Photons denied a glimpse of their observer
Can photons tell if they're about to be watched? John Wheeler first proposed a means of resolving this bizarre possibility by coming up with a new twist on the double slit experiment almost 30 years ago. Now, physicists in France have performed the experiment for the first time (Science 315 966).
In 1978 John Wheeler pointed out that a photon could somehow know in advance whether an observation was going to be made, and change its behaviour to that of a wave or particle accordingly. To test for this possibility he thought of an experiment in which the decision to observe the photons is made only after they have been emitted.
De conclusie van het experiment:
Experimental realization of Wheeler’s delayed-choice GedankenExperiment
J-F. Roch, A. Aspect, P.Grangier in Science.
Our realization of Wheeler’s delayedchoice GedankenExperiment demonstrates beyond any doubt that the behavior of the photon in the interferometer depends on the choice of the observable which is measured, even when that choice is made at a position and a time such that it is separated from the entrance of the photon in the interferometer by a space-like interval.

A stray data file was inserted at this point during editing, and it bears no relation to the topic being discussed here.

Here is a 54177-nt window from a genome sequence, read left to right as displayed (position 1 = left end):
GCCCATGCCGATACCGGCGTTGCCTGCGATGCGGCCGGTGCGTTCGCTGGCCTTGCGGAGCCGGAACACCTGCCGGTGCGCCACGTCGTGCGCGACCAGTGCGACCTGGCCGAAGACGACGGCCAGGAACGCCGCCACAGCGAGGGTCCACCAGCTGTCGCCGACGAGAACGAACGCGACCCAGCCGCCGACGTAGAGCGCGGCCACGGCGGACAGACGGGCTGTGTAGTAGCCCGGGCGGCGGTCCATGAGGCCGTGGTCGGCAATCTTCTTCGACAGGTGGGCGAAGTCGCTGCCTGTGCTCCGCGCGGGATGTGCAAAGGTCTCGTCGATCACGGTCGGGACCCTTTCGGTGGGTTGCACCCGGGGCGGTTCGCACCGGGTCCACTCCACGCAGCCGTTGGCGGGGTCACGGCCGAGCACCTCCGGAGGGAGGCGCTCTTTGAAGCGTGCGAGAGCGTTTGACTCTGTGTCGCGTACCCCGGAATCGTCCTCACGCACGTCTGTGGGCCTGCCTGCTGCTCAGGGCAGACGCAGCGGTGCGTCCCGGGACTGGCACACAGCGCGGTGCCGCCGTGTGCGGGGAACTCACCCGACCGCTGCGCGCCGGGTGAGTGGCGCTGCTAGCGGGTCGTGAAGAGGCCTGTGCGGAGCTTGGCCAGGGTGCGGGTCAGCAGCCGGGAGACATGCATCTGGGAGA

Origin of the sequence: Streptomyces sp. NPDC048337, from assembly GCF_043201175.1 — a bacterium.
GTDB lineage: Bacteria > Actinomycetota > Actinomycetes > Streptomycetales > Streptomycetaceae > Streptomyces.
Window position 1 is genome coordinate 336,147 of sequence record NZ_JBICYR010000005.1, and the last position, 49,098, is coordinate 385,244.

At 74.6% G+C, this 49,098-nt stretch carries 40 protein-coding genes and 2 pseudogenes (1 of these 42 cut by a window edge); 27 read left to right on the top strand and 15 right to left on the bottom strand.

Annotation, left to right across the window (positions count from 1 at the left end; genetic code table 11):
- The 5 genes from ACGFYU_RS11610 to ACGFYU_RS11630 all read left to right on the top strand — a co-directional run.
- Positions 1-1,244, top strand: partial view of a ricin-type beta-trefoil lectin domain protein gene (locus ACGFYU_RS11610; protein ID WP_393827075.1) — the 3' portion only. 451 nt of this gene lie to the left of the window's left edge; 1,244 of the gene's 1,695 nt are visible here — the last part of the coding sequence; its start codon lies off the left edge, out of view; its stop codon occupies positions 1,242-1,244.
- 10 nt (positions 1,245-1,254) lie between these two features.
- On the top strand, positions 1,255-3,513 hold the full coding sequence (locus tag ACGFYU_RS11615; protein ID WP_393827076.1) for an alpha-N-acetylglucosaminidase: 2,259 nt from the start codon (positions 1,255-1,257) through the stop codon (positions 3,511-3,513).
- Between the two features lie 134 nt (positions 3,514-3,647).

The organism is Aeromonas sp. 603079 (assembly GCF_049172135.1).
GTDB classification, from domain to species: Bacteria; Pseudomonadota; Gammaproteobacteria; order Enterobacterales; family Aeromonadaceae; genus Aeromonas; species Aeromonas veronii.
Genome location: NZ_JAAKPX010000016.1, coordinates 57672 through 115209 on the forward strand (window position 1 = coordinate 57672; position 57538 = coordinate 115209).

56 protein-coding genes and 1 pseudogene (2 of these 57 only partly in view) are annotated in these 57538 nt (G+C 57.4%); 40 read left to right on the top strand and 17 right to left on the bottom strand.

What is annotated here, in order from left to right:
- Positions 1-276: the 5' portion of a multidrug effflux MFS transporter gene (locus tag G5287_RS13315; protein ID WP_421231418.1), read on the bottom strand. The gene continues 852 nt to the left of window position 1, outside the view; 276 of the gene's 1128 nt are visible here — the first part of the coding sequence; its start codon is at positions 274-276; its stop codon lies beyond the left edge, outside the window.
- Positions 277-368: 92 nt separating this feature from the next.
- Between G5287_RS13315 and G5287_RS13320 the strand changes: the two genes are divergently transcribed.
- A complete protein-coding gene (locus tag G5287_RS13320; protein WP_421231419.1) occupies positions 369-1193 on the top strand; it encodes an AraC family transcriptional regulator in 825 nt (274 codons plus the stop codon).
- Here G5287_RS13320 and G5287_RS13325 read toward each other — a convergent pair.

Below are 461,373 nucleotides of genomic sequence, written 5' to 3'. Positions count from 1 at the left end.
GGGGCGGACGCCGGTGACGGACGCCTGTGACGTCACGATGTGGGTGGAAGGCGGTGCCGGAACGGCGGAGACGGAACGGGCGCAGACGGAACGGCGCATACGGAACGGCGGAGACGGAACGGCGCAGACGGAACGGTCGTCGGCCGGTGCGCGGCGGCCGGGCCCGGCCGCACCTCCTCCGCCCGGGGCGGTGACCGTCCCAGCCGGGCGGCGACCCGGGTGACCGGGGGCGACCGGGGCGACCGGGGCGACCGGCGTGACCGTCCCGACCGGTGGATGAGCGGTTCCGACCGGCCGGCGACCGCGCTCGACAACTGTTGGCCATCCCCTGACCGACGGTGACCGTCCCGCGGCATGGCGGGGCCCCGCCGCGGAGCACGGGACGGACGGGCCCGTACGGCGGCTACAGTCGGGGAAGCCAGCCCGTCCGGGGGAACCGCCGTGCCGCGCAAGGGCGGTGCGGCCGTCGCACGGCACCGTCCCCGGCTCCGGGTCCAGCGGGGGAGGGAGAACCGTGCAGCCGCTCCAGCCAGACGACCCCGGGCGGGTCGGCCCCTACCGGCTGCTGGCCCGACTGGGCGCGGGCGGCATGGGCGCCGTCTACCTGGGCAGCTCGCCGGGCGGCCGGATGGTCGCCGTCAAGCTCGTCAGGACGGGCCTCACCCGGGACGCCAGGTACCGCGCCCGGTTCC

In Wheeler’s words, since no signal traveling at a velocity less than that of light can connect these two events, “we have a strange inversion of the normal order of time. We, now, by moving the mirror in or out have an unavoidable effect on what we have a right to say about the already past history of that photon” (7). Once more, we find that Nature behaves in agreement with the predictions of Quantum Mechanics even in surprising situations where a tension with Relativity seems to appear (27).http://arxiv.org/PS_...610/0610241.pdf
Bewijst dit dat we het verleden kunnen beinvloeden?